Go to the Globe and Mail homepage

Jump to main navigationJump to main content

Cloud Computing On Desktop (pressureUA/Getty Images/iStockphoto)
Cloud Computing On Desktop (pressureUA/Getty Images/iStockphoto)

The Top Tens

Ten things to consider before moving to the cloud Add to ...

Should we be in the cloud? Are we already? Many small businesses are wrestling with these questions, often without a clear understanding of the opportunities – and risks – that come with accessing software applications through the cloud. With the right strategy, Software-as-a-Service (SaaS) can transform a small business and increase the potential for greater productivity and innovation.

This week’s top ten focuses on how businesses can take advantage of one of the fastest-growing opportunities in cloud computing:

1. SaaS is exploding in the workplace. Anyone with an internet connection and a credit card can access thousands of applications delivered seamlessly over the web. With no infrastructure required, it’s a huge opportunity. The challenge is how to get ahead of the curve. For business owners and IT the key is striking the right balance between enabling the necessary security and governance without squelching the innovation and productivity gains SaaS can deliver.

2. The first step. While SaaS is exploding, it’s not a one-size-fits-all solution. Organizations need to consider which applications make sense to replace with SaaS and which ones are best suited to be managed internally. Two apps that would fit well in SMB environments, for example, are Box and Yammer.

3. Control is an illusion. It’s tempting, but in the era of SaaS, trying to control end users is an increasingly difficult proposition. Instead, businesses needs to engage more actively with departments and employees to understand the apps they’re already using and ensure there are good processes in place to manage them securely.

4. What SaaS apps are best for my business? Understanding what employees are trying to achieve and how they will be using applications is critical to making smart decisions. IT can play a valuable role by providing options and helping the business standardize on certain applications. This increases visibility around what’s in use while driving economies of scale wherever possible.

5. Take your software to go. Working anywhere any time and on any device is becoming a reality for most workers. Make sure the cloud applications you choose fit your mobile device strategy and will scale as your workforce does.

6. Adoption. It is the actual adoption of technology, not the implementation, that helps business recognize the value of an IT investment. As a business owner, think about how you plan to roll out new applications and how are you are going to train employees. Usage-metering technology can also give you a good handle on whether applications are being used, giving you the option to scale back or ramp up deployments depending on need.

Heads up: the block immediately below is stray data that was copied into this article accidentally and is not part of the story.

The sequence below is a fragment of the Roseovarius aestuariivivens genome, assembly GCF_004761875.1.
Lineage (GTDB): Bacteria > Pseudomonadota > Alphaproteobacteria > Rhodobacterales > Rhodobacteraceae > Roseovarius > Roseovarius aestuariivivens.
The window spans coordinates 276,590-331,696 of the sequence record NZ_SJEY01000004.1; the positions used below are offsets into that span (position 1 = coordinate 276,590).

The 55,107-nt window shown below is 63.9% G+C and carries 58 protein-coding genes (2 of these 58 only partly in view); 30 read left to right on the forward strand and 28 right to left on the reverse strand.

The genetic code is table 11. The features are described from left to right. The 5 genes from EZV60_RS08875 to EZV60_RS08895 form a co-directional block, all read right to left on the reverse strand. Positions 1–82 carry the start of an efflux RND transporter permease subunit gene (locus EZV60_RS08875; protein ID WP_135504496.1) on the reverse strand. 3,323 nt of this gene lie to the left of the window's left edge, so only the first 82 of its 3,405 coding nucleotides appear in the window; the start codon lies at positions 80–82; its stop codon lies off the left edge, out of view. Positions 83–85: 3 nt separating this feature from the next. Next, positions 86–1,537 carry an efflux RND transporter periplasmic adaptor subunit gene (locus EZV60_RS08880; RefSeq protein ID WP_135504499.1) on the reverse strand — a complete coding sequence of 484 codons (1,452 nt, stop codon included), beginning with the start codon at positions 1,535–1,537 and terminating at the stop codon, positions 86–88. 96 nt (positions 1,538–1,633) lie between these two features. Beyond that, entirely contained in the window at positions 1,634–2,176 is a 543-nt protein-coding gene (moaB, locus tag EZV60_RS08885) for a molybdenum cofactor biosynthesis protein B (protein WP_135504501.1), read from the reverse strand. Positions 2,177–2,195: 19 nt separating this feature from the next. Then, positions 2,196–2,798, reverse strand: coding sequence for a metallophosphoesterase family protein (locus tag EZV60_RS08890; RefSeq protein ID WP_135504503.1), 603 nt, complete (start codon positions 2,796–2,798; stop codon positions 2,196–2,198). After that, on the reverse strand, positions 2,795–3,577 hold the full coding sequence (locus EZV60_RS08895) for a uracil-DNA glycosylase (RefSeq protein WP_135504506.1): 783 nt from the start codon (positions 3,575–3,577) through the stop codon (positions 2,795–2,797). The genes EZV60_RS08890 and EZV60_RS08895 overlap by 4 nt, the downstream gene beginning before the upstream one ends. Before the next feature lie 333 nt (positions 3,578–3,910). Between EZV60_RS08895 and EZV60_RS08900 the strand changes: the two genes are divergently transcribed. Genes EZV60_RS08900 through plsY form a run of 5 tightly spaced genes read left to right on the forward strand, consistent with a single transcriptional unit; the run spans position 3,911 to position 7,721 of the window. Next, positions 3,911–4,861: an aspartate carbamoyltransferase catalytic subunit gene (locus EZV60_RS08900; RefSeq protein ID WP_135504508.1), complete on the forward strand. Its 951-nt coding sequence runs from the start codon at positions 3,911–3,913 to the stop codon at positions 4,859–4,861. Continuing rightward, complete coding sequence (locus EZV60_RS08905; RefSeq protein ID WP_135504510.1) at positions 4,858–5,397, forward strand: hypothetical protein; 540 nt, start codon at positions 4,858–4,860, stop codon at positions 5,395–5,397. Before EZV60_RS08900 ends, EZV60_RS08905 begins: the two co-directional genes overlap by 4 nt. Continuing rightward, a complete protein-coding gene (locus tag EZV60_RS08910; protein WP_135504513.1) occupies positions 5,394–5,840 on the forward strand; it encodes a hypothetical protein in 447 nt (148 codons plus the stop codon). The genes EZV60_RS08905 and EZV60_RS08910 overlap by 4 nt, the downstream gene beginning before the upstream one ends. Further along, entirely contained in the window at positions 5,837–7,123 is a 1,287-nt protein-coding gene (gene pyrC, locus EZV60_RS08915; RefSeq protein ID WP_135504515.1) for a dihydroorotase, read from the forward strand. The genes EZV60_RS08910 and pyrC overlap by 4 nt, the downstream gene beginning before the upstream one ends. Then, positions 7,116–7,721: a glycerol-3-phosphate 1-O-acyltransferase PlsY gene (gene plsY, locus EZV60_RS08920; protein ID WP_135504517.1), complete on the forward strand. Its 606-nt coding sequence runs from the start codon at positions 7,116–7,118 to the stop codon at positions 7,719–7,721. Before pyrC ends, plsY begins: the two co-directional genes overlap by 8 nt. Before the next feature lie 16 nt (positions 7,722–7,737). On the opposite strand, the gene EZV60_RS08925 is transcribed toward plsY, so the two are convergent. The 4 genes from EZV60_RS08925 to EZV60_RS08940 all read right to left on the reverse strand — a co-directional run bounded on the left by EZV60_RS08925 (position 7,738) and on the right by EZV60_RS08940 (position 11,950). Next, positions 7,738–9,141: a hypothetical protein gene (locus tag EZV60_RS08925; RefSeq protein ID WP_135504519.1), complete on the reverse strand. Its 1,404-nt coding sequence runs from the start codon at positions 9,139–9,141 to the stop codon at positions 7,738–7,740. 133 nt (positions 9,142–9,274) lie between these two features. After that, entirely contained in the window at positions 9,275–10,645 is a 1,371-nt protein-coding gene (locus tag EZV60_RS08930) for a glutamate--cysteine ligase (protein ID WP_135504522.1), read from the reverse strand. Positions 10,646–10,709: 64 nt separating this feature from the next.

7. Security in the cloud. Security is a big concern when looking to replace existing applications with those accessed through the cloud. Be sure to engage with providers who adhere to industry standards like Security Assertion Markup Language (SAML). This will ensure the highest levels of security when accessing SaaS apps.

8. ‘Password1’ isn’t going to cut it. Your employees are using apps to share corporate information, whether you know it or not. On average, Internet users have 25 password-protected applications they manage, but only six unique passwords. Using a cloud management platform that provides employees with one password to access all their applications (called ‘single sign on’) will make for a better user experience while keeping your corporate information safe and secure.

9. Who you gonna call? When things break down (and they will) no one wants to be one of millions of Google users trying to get through to customer service. One of the drawbacks of managing SaaS apps on your own is the time and frustration that can come with dealing with multiple customer service departments. Like any other line of business, it’s all about rationalizing the process. Consider a third-party cloud provider to help find efficiencies and manage all your apps in one place, including escalations when issues arise.

10. Measuring value. Moving away from the traditional capital intensive approach to IT to a pay-as-you-go model has its share of benefits. But perhaps the most important consideration is the opportunity to your business. While SaaS might increase your monthly operating expenses, it can also give you more flexibility in responding to new opportunities. While harder to quantify, in the rapidly changing business world, being nimble can often mean the difference between success or failure.

Kevin Wright is the chief information office at Softchoice , a leading North American provider of IT solutions and services.

Next Story

In the know

Most popular videos »


More from The Globe and Mail

Most popular